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Russian Black Sea fleet, Wikimedia Commons

Russians Weigh War Against Turkey

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Russian Black Sea fleet, Wikimedia Commons

The First World War was an unprecedented catastrophe that killed millions and set the continent of Europe on the path to further calamity two decades later. But it didn’t come out of nowhere. With the centennial of the outbreak of hostilities coming up in August, Erik Sass will be looking back at the lead-up to the war, when seemingly minor moments of friction accumulated until the situation was ready to explode. He'll be covering those events 100 years after they occurred. This is the 98th installment in the series. 

January 13 to 15, 1914: Russians Weigh War Against Turkey, Liman von Sanders Affair Resolved

In mid-January 1914, the Liman von Sanders Affair was finally resolved by some bureaucratic sleight-of-hand in Constantinople—and not a moment too soon, as the Russians were seriously considering war against the Ottoman Empire.

In December 1913, Russian foreign minister Sergei Sazonov was alarmed by the appointment of a German officer, Liman von Sanders, to command the Turkish First Army Corps guarding Constantinople; Sazonov and other top officials in St. Petersburg feared this would place the Ottoman capital and strategic Turkish straits under German control, menacing Russian foreign trade and frustrating their own ambitions to conquer the ancient city in the not-too-distant future.

Sazonov responded by enlisting Russia’s “Triple Entente” allies, France and Britain, to pressure Germany and Turkey to cancel the von Sanders mission. The French were ready to back up Russia, but the cagey British required a bit of coaxing. After some dithering, British foreign minister Edward Grey finally warned Berlin that the Russians might demand compensation for von Sanders’ appointment in the form of territory in Turkish Armenia (where the Russians were already fomenting rebellion), which in turn might trigger the final collapse of the Ottoman Empire—exactly what the Germans didn’t want to happen (at least, not yet).

Facing a united front from Russia, France, and Britain, the Germans signaled that they were ready to compromise: after some prodding by German diplomats, in late December von Sanders asked the Turkish government to transfer him to another command, which would remove him from Constantinople while still upholding German prestige. However the Turks, still hoping to draw Germany into a long-term defensive alliance, took their time about granting the request.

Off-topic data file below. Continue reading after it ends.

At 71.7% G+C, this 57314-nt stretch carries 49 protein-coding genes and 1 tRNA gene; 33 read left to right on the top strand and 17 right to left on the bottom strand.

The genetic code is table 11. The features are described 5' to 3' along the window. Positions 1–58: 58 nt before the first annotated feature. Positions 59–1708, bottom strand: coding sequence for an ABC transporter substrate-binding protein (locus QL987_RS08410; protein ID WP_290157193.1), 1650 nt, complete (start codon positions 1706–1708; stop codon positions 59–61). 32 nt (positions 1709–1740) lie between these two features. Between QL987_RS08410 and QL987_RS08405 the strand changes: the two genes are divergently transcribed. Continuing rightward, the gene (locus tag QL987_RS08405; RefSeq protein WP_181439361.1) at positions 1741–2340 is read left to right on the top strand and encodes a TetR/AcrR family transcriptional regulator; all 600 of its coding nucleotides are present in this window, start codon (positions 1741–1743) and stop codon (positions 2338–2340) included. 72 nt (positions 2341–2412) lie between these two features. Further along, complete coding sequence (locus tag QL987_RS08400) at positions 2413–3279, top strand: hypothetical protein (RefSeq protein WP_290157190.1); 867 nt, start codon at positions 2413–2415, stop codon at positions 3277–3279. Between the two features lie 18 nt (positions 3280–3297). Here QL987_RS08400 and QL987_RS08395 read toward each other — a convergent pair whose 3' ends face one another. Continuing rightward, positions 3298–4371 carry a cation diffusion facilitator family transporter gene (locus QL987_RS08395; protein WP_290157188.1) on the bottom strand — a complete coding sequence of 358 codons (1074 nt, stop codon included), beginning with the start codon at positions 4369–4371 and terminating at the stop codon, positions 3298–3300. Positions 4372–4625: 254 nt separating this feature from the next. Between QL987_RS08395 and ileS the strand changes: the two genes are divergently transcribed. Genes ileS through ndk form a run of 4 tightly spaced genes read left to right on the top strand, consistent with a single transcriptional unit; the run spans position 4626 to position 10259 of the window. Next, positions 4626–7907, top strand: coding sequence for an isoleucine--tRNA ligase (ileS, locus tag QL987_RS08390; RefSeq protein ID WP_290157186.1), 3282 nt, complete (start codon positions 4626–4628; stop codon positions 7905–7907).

The Russians were in no mood to wait: On January 13, 1914, Sazonov convened a war council presided over by premier Vladimir Kokovtsov (who was also finance minister) and attended by war minister Vladimir Sukhomlinov, navy minister Ivan Grigorovich, and chief of staff Yakov Zhilinsky. At this secret meeting Russia’s top leadership considered the ramifications of war against the Ottoman Empire—including the possibility of a much wider war.

Referring to Sazonov’s designs on Turkish Armenia, Kokovtsov warned that Russian advances here would probably trigger war with Germany and Austria-Hungary. Could Russia handle all three enemies at once? The answer depended partly on Russia’s allies. Here Sazonov told his colleagues that “France would go as far as Russia may wish,” an opinion supported by French president Raymond Poincaré’s statements as well as the recent appointment of the fiercely anti-German Maurice Paléologue as French ambassador to Russia; Sazonov had also received assurances from Poincaré that Britain would fight with them—as long as the British believed that the Germans started it.

On the military front, Sukhomlinov and Zhilinsky expressed confidence that Russia could fight Turkey, Germany, and Austria-Hungary simultaneously, as long as she could count on support from France and Britain. True, the strategic situation would be even better in 1917, when Russia’s Great Military Program, finally approved by Tsar Nicholas II in November 1913, would be substantially complete; Russia also needed to extend its military railroads and bolster its Black Sea fleet for an amphibious assault on Constantinople. But the soldiers were clear: If Russia had to go to war now, she could take all comers.

As it turned out, this wouldn’t be necessary. On January 15, 1914, the Turks announced that Liman von Sanders had been promoted to field marshal in the Turkish army, which meant he was now too high-ranking to command an individual army corps; instead he would serve as inspector general, overseeing training and reforms. Basically, von Sanders had been “kicked upstairs” to resolve the situation without damaging anyone’s prestige.